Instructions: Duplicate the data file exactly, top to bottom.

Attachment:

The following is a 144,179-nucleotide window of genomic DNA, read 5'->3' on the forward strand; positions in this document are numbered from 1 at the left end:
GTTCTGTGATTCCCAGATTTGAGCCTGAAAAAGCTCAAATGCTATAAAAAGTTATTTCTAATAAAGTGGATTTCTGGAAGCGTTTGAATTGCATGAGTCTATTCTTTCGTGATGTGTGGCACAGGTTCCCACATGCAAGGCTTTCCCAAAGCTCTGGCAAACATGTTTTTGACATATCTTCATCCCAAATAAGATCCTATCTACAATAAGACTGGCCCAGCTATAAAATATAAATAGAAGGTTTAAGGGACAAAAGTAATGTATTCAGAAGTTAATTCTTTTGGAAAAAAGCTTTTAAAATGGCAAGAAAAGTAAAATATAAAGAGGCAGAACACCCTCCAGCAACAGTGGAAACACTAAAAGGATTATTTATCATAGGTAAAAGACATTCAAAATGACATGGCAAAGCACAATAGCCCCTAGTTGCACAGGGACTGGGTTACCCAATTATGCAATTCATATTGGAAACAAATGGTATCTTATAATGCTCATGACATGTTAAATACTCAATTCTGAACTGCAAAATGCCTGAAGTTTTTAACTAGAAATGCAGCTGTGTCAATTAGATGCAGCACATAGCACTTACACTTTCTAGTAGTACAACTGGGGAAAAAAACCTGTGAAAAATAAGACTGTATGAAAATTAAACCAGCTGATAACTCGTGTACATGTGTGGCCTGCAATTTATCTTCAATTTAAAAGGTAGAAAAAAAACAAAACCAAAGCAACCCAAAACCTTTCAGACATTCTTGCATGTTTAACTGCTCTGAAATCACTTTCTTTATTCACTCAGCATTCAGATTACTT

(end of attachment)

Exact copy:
The following is a 144,179-nucleotide window of genomic DNA, read 5'->3' on the forward strand; positions in this document are numbered from 1 at the left end:
GTTCTGTGATTCCCAGATTTGAGCCTGAAAAAGCTCAAATGCTATAAAAAGTTATTTCTAATAAAGTGGATTTCTGGAAGCGTTTGAATTGCATGAGTCTATTCTTTCGTGATGTGTGGCACAGGTTCCCACATGCAAGGCTTTCCCAAAGCTCTGGCAAACATGTTTTTGACATATCTTCATCCCAAATAAGATCCTATCTACAATAAGACTGGCCCAGCTATAAAATATAAATAGAAGGTTTAAGGGACAAAAGTAATGTATTCAGAAGTTAATTCTTTTGGAAAAAAGCTTTTAAAATGGCAAGAAAAGTAAAATATAAAGAGGCAGAACACCCTCCAGCAACAGTGGAAACACTAAAAGGATTATTTATCATAGGTAAAAGACATTCAAAATGACATGGCAAAGCACAATAGCCCCTAGTTGCACAGGGACTGGGTTACCCAATTATGCAATTCATATTGGAAACAAATGGTATCTTATAATGCTCATGACATGTTAAATACTCAATTCTGAACTGCAAAATGCCTGAAGTTTTTAACTAGAAATGCAGCTGTGTCAATTAGATGCAGCACATAGCACTTACACTTTCTAGTAGTACAACTGGGGAAAAAAACCTGTGAAAAATAAGACTGTATGAAAATTAAACCAGCTGATAACTCGTGTACATGTGTGGCCTGCAATTTATCTTCAATTTAAAAGGTAGAAAAAAAACAAAACCAAAGCAACCCAAAACCTTTCAGACATTCTTGCATGTTTAACTGCTCTGAAATCACTTTCTTTATTCACTCAGCATTCAGATTACTT